Ecumenical Patriarchate decries violence in the name of religion
Catholic World News - August 16, 2012
Lamenting the “resurgence of violence currently spreading throughout the world,” the Ecumenical Patriarchate of Constantinople--the Eastern Orthodox see that holds the primacy of honor--issued a statement on August 14 denounced “barbaric acts” such as “ethnic cleansing, anti-Semitism, [and] destruction of places of worship,” particularly when these acts “are masked with the veil of religion in an effort to justify them.”
Citing conflicts in Nigeria, Sudan, and Syria, the Patriarchate stated that
religious leaders should be working together, through dialogue, to affirm God's peace in the world. We, as religious leaders, have a moral obligation to resist war and promote peace as a vital and fundamental necessity for all humanity. Religion cannot and should never be a basis for war and conflict, nor should it be used as an instrument of fundamentalism and fanaticism for purely political motives and ends. With great resolve, we have repeatedly emphasized that any crime in the name of religion is a crime against religion.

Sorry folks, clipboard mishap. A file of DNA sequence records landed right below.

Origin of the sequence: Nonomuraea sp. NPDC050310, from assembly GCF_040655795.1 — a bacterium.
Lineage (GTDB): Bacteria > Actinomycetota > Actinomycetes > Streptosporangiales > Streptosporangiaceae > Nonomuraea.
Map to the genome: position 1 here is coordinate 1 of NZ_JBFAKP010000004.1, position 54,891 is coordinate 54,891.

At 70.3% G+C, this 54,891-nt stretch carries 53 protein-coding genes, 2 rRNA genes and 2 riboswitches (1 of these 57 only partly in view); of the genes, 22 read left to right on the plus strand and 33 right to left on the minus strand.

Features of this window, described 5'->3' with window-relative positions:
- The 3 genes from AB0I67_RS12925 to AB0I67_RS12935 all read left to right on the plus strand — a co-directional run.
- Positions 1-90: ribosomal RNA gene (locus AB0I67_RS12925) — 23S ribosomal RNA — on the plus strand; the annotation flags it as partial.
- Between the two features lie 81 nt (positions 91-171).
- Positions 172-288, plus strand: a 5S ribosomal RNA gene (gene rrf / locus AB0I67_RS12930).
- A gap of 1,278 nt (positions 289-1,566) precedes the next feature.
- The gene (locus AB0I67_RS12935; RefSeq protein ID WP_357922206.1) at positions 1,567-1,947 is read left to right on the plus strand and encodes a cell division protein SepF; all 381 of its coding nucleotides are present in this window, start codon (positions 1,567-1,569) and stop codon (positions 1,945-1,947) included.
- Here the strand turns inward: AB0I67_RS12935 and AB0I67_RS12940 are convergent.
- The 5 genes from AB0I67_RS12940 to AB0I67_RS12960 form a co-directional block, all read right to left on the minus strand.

An appeal from our founder, Dr. Jeffrey Mirus:
Dear reader: If you found the information on this page helpful in your pursuit of a better Catholic life, please support our work with a donation. Your donation will help us reach seven million Truth-seeking readers worldwide this year. Thank you!
Progress toward our July expenses ($33,493 to go):
All comments are moderated. To lighten our editing burden, only current donors are allowed to Sound Off. If you are a donor, log in to see the comment form; otherwise please support our work, and Sound Off!
Posted by: Justin8110 -
Aug. 16, 2012 2:50 PM ET USA
Certainly the Ecumenical Patriarch is correct about violence done in the name of the Trinitarian God that we Catholics and Orthodox worship but he is wrong that violence done in the name of God is condemnable in all religions. Islam for instance, sanctions violence as a means of spreading itself and terrorizing others. This is written into the Koran and has been a part od Islam since Mohammed first came out of the Arabian peninsula swinging his scimitar.